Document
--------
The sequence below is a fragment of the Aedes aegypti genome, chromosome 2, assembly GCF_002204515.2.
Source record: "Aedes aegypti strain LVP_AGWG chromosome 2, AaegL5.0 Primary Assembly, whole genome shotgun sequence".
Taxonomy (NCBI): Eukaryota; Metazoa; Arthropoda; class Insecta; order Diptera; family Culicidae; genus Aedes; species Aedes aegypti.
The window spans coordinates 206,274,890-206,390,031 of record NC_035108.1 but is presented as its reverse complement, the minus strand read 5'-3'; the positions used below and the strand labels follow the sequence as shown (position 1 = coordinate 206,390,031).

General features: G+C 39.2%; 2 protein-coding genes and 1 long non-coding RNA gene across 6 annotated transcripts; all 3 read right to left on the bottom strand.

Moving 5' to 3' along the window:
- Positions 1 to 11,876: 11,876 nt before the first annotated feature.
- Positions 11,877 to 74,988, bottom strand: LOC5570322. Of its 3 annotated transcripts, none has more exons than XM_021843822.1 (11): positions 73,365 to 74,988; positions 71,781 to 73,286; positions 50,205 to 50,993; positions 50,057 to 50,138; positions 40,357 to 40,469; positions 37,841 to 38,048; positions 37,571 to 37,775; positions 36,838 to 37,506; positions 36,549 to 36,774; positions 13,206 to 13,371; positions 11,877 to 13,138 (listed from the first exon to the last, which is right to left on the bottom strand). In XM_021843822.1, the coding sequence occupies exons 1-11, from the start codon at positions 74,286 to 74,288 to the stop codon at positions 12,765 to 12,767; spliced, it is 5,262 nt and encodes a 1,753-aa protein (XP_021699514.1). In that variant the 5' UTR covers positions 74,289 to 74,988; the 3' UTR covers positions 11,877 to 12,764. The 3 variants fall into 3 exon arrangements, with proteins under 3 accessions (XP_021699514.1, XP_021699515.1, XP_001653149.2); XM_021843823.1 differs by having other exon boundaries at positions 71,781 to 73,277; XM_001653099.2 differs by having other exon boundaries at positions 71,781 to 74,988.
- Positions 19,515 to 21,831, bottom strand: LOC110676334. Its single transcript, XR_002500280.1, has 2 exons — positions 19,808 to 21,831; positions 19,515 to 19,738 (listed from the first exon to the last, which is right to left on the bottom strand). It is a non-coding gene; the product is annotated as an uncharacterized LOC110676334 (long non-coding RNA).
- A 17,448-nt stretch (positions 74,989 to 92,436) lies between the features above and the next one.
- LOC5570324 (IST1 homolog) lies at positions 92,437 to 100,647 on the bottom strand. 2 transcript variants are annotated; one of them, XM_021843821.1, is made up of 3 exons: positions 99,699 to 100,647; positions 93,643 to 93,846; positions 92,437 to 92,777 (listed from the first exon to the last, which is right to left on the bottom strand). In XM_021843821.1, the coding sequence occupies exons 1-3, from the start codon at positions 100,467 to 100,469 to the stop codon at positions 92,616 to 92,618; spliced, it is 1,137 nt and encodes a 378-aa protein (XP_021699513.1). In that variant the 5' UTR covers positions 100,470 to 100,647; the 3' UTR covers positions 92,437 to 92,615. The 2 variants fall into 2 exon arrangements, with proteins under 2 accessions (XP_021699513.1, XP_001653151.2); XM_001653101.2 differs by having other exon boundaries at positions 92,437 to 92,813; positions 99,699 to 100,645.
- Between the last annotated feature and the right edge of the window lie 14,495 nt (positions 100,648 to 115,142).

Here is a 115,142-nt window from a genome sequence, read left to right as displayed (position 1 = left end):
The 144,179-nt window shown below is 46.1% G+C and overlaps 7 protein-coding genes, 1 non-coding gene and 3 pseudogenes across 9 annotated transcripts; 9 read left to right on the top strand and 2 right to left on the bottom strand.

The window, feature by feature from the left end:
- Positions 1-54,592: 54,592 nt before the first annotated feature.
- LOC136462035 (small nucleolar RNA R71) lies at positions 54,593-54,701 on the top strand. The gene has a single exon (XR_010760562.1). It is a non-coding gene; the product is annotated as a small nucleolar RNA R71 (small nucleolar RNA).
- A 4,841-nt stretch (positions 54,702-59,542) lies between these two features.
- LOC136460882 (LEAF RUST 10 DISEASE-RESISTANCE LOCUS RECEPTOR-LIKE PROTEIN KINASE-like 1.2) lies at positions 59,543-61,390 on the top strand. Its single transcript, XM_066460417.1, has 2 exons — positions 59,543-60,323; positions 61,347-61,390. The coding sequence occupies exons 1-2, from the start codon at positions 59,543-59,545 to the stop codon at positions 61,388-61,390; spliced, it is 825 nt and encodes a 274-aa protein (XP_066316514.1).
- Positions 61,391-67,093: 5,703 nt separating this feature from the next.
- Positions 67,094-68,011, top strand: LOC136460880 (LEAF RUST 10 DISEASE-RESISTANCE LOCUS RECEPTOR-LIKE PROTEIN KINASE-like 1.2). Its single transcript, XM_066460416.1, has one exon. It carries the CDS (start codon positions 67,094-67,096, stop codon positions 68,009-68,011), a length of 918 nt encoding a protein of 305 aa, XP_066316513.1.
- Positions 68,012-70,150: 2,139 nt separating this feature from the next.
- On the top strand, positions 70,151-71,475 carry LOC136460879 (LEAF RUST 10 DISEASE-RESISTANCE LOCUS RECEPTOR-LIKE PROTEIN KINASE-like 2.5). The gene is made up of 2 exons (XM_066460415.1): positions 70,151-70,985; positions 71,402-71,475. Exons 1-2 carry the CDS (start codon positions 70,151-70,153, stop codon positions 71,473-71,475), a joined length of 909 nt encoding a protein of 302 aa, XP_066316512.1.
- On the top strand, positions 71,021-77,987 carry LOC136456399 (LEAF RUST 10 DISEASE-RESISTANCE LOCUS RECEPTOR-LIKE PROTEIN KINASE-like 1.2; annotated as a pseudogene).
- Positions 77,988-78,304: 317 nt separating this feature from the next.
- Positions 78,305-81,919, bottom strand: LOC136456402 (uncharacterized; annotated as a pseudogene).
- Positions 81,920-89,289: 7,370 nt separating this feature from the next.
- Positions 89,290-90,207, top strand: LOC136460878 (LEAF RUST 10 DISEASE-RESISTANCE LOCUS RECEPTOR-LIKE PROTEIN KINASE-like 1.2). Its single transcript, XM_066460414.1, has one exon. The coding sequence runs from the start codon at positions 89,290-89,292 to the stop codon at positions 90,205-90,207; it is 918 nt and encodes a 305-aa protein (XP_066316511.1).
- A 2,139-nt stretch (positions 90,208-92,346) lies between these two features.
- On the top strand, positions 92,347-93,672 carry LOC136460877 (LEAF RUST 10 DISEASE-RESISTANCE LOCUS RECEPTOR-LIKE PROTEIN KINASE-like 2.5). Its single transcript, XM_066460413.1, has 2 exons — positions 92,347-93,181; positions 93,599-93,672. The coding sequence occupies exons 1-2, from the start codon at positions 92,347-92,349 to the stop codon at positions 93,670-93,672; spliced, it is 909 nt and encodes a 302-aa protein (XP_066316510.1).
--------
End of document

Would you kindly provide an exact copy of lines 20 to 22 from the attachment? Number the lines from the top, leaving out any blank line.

- Positions 61,391-67,093: 5,703 nt separating this feature from the next.
- Positions 67,094-68,011, top strand: LOC136460880 (LEAF RUST 10 DISEASE-RESISTANCE LOCUS RECEPTOR-LIKE PROTEIN KINASE-like 1.2). Its single transcript, XM_066460416.1, has one exon. It carries the CDS (start codon positions 67,094-67,096, stop codon positions 68,009-68,011), a length of 918 nt encoding a protein of 305 aa, XP_066316513.1.
- Positions 68,012-70,150: 2,139 nt separating this feature from the next.